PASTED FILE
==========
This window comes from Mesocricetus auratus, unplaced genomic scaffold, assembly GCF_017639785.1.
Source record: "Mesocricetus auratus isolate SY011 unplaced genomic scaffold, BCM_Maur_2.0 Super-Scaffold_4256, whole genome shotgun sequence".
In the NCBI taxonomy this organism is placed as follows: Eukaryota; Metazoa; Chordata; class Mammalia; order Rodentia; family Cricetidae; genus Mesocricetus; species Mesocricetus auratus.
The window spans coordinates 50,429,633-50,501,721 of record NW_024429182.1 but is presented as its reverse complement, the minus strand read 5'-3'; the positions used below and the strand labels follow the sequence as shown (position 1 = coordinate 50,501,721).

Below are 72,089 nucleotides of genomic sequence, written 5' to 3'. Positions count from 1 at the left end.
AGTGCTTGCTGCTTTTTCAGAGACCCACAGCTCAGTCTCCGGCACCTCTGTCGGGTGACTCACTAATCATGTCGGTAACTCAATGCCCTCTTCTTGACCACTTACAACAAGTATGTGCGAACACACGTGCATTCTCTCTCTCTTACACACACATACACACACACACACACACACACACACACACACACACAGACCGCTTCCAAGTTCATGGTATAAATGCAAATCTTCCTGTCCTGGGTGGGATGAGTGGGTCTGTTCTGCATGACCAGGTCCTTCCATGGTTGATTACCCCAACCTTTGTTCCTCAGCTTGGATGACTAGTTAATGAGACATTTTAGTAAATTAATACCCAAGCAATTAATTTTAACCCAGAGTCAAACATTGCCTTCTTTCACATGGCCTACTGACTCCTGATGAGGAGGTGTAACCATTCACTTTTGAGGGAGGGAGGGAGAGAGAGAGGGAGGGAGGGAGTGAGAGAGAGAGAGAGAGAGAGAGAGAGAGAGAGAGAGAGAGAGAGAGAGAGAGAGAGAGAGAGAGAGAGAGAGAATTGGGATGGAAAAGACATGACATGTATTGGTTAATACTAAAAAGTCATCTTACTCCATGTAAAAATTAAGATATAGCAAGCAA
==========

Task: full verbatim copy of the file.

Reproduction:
This window comes from Mesocricetus auratus, unplaced genomic scaffold, assembly GCF_017639785.1.
Source record: "Mesocricetus auratus isolate SY011 unplaced genomic scaffold, BCM_Maur_2.0 Super-Scaffold_4256, whole genome shotgun sequence".
In the NCBI taxonomy this organism is placed as follows: Eukaryota; Metazoa; Chordata; class Mammalia; order Rodentia; family Cricetidae; genus Mesocricetus; species Mesocricetus auratus.
The window spans coordinates 50,429,633-50,501,721 of record NW_024429182.1 but is presented as its reverse complement, the minus strand read 5'-3'; the positions used below and the strand labels follow the sequence as shown (position 1 = coordinate 50,501,721).

Below are 72,089 nucleotides of genomic sequence, written 5' to 3'. Positions count from 1 at the left end.
AGTGCTTGCTGCTTTTTCAGAGACCCACAGCTCAGTCTCCGGCACCTCTGTCGGGTGACTCACTAATCATGTCGGTAACTCAATGCCCTCTTCTTGACCACTTACAACAAGTATGTGCGAACACACGTGCATTCTCTCTCTCTTACACACACATACACACACACACACACACACACACACACACACACACAGACCGCTTCCAAGTTCATGGTATAAATGCAAATCTTCCTGTCCTGGGTGGGATGAGTGGGTCTGTTCTGCATGACCAGGTCCTTCCATGGTTGATTACCCCAACCTTTGTTCCTCAGCTTGGATGACTAGTTAATGAGACATTTTAGTAAATTAATACCCAAGCAATTAATTTTAACCCAGAGTCAAACATTGCCTTCTTTCACATGGCCTACTGACTCCTGATGAGGAGGTGTAACCATTCACTTTTGAGGGAGGGAGGGAGAGAGAGAGGGAGGGAGGGAGTGAGAGAGAGAGAGAGAGAGAGAGAGAGAGAGAGAGAGAGAGAGAGAGAGAGAGAGAGAGAGAGAGAGAGAGAGAATTGGGATGGAAAAGACATGACATGTATTGGTTAATACTAAAAAGTCATCTTACTCCATGTAAAAATTAAGATATAGCAAGCAA